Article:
Documents show Obama’s FCC used regulatory muscle to destroy LightSquared’s competition

Documents show that on Sept. 13, three days after Adelstein sent his email, Obama’s technology adviser Phil Weiser hosted another White House meeting. Attendees included Adelstein, de Sa and several other high-ranking officials in the FCC and USDA.

Later that day, after the meeting, Adelstein emailed de Sa in what appears to be an indication of what transpired.

“Thanks for taking so much time for the helpful meeting today,” Adelstein wrote. “Would you mind letting the Harbinger folks know I will call them soon so we look like a coordinated effort so they don’t feel they have unlimited leverage to stick it to Open Range?”

“Happy to hook you up,” de Sa replied, “although one thought is that at the moment the ball is in openrange [sic] court (in that they have the term sheet), so I wonder if rather than spending your intervention bullet now when [there are] no issues with negotiation, whether it would be better to wait until if/when a problem arises after the fcc order comes out?”

de Sa added, regarding Adelstein’s concern that the parties involved “don’t want to give harbinger any ideas about sticking it to openrange,” that it was “totally your call tho, just let me know what u prefer.”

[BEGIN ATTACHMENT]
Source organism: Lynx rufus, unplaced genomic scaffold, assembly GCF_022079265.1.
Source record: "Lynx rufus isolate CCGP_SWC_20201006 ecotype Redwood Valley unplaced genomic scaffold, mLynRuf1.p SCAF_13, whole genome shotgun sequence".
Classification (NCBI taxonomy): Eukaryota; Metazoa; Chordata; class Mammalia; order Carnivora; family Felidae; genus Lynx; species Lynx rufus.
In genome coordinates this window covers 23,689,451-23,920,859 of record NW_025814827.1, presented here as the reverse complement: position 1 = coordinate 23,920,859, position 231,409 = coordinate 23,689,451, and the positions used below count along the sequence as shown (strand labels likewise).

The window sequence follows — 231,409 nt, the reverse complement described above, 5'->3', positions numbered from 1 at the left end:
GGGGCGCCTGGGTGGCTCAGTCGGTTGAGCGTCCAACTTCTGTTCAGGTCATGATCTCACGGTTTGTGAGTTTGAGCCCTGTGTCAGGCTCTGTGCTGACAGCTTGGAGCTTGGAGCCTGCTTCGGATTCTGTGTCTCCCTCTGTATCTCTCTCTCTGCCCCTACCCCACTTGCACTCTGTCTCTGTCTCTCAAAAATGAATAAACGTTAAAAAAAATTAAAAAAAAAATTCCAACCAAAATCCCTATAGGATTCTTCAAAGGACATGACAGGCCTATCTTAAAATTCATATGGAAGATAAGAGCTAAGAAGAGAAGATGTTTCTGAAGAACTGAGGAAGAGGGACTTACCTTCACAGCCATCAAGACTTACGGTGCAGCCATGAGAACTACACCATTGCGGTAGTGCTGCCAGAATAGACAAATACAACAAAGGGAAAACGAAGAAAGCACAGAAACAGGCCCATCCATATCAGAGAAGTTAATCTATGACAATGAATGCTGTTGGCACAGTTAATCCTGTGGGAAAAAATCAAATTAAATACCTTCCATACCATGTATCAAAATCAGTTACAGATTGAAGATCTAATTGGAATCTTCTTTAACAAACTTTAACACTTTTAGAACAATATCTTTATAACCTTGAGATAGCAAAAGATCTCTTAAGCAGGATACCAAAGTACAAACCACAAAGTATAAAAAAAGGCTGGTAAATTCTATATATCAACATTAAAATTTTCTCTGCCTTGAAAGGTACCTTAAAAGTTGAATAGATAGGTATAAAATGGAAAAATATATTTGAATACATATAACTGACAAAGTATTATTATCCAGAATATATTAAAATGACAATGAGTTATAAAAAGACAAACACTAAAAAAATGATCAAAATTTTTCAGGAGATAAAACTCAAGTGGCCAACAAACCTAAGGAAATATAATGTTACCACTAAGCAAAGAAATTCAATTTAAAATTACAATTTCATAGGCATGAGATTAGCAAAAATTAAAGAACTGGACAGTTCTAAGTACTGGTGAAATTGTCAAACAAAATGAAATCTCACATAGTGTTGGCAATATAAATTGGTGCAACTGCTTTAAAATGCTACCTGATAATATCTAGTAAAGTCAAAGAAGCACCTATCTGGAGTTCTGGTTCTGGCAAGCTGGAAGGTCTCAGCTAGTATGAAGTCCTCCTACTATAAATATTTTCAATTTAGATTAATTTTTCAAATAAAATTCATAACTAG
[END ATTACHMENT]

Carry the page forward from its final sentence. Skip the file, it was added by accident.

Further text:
GlobalStar’s final request for an extension on its rule waiver was denied on Sept. 14, the very next day.

The emails obtained by The Daily Caller may indicate that the White House officials who met with Adelstein on Sept. 13, 2010 already knew GlobalStar would be rendered unable to operate just one day later.

Another possible interpretation is that the FCC, or some other agency in the Obama administration, had already informed LightSquared executives that their main competitor would be denied its waiver extension.

It is also possible, however unlikely, that Adelstein’s concern about LightSquared executives having “unlimited leverage to stick it to Open Range” indicated that the FCC and the USDA’s Rural Utilities Service were planning to keep Open Range in business without GlobalStar by making it dependent on LightSquared’s broadband spectrum instead. If LightSquared executives were already aware that GlobalStar would soon lose its regulatory permission to operate, they were also aware that their company would soon enjoy a practical monopoly.

The FCC officially denied GlobalStar’s waiver extension request on Sept. 14, 2010, a move that crippled the company and cleared the way for the politically-connected LightSquared to build its own network without competition from its biggest rival.

FCC spokeswoman Tammy Sun didn’t answer when TheDC asked her specifically about who knew what, and when, about the Obama administration’s refusal to give GlobalStar its final requested rule extension — a decision that essentially doomed Open Range.

Sun also didn’t reply when TheDC asked her if anyone in the federal government had informed LightSquared that GlobalStar would soon no longer be permitted to operate.

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